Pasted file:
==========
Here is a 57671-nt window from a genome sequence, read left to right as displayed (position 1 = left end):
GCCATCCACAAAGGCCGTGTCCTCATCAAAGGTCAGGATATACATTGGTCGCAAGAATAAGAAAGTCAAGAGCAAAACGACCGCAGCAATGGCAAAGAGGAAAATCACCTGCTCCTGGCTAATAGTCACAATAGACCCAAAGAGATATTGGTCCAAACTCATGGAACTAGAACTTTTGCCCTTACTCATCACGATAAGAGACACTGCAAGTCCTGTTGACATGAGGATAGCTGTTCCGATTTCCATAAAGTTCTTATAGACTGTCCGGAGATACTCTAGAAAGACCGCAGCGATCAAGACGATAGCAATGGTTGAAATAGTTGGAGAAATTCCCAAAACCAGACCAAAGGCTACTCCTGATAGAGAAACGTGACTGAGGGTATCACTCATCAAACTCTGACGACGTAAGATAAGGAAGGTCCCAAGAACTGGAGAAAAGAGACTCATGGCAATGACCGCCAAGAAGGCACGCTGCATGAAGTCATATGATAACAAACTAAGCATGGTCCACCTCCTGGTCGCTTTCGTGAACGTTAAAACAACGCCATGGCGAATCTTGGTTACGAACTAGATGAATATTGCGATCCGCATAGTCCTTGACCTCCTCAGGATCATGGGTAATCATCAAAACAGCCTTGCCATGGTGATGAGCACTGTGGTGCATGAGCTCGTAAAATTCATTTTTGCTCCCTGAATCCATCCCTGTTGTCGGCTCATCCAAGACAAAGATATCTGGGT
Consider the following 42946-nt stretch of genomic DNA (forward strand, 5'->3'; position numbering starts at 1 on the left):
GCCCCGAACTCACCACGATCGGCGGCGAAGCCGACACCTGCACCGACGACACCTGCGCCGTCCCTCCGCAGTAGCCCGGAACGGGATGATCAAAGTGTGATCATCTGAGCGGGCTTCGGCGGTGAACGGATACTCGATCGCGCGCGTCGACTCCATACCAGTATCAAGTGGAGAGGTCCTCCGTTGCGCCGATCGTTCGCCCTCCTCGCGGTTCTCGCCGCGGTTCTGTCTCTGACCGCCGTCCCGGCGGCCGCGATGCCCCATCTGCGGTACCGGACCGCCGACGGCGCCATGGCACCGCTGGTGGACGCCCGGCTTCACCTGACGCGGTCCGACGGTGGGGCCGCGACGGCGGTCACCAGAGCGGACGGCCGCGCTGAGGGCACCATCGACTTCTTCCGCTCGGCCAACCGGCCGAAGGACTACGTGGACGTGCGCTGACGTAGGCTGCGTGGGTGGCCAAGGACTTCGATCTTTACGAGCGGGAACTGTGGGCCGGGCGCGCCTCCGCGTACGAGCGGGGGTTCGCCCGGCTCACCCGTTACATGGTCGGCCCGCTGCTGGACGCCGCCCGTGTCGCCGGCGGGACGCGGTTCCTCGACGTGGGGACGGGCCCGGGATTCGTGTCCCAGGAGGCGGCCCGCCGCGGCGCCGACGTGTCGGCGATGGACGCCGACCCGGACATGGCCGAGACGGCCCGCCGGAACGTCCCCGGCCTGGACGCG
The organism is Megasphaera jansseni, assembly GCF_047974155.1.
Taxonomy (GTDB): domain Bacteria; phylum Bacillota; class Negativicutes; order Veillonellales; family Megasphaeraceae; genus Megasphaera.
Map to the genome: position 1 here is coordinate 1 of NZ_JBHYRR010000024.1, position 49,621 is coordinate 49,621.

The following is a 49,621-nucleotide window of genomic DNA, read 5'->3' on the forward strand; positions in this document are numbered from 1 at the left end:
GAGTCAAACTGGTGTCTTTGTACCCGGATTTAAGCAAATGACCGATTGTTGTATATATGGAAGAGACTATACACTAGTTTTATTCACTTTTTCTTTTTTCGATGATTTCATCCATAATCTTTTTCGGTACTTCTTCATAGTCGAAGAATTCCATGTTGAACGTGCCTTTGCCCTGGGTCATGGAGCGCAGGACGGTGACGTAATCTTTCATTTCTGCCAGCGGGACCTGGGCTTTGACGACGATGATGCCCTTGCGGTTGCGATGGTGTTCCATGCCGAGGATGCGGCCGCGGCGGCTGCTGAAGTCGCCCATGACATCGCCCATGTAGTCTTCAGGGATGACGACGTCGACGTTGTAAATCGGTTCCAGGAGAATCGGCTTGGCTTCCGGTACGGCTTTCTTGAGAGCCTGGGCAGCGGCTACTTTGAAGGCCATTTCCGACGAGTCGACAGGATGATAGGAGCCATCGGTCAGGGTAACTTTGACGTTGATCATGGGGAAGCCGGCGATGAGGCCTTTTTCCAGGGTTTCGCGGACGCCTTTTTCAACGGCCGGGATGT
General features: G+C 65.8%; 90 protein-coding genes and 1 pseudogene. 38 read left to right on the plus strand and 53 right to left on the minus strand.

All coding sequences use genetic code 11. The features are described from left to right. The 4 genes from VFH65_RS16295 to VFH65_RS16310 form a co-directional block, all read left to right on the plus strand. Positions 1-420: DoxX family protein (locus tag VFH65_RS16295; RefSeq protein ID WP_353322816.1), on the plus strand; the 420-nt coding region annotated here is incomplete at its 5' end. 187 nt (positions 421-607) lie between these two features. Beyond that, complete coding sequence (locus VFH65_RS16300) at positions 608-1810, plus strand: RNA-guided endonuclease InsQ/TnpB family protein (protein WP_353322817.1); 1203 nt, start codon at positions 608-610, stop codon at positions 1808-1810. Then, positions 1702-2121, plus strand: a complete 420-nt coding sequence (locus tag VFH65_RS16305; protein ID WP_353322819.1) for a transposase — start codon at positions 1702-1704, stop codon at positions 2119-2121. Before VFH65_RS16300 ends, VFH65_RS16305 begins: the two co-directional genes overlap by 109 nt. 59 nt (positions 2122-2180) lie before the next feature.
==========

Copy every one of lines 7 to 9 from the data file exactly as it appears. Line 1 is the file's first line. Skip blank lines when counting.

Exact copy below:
Map to the genome: position 1 here is coordinate 1 of NZ_JBHYRR010000024.1, position 49,621 is coordinate 49,621.

The following is a 49,621-nucleotide window of genomic DNA, read 5'->3' on the forward strand; positions in this document are numbered from 1 at the left end:
GAGTCAAACTGGTGTCTTTGTACCCGGATTTAAGCAAATGACCGATTGTTGTATATATGGAAGAGACTATACACTAGTTTTATTCACTTTTTCTTTTTTCGATGATTTCATCCATAATCTTTTTCGGTACTTCTTCATAGTCGAAGAATTCCATGTTGAACGTGCCTTTGCCCTGGGTCATGGAGCGCAGGACGGTGACGTAATCTTTCATTTCTGCCAGCGGGACCTGGGCTTTGACGACGATGATGCCCTTGCGGTTGCGATGGTGTTCCATGCCGAGGATGCGGCCGCGGCGGCTGCTGAAGTCGCCCATGACATCGCCCATGTAGTCTTCAGGGATGACGACGTCGACGTTGTAAATCGGTTCCAGGAGAATCGGCTTGGCTTCCGGTACGGCTTTCTTGAGAGCCTGGGCAGCGGCTACTTTGAAGGCCATTTCCGACGAGTCGACAGGATGATAGGAGCCATCGGTCAGGGTAACTTTGACGTTGATCATGGGGAAGCCGGCGATGAGGCCTTTTTCCAGGGTTTCGCGGACGCCTTTTTCAACGGCCGGGATGT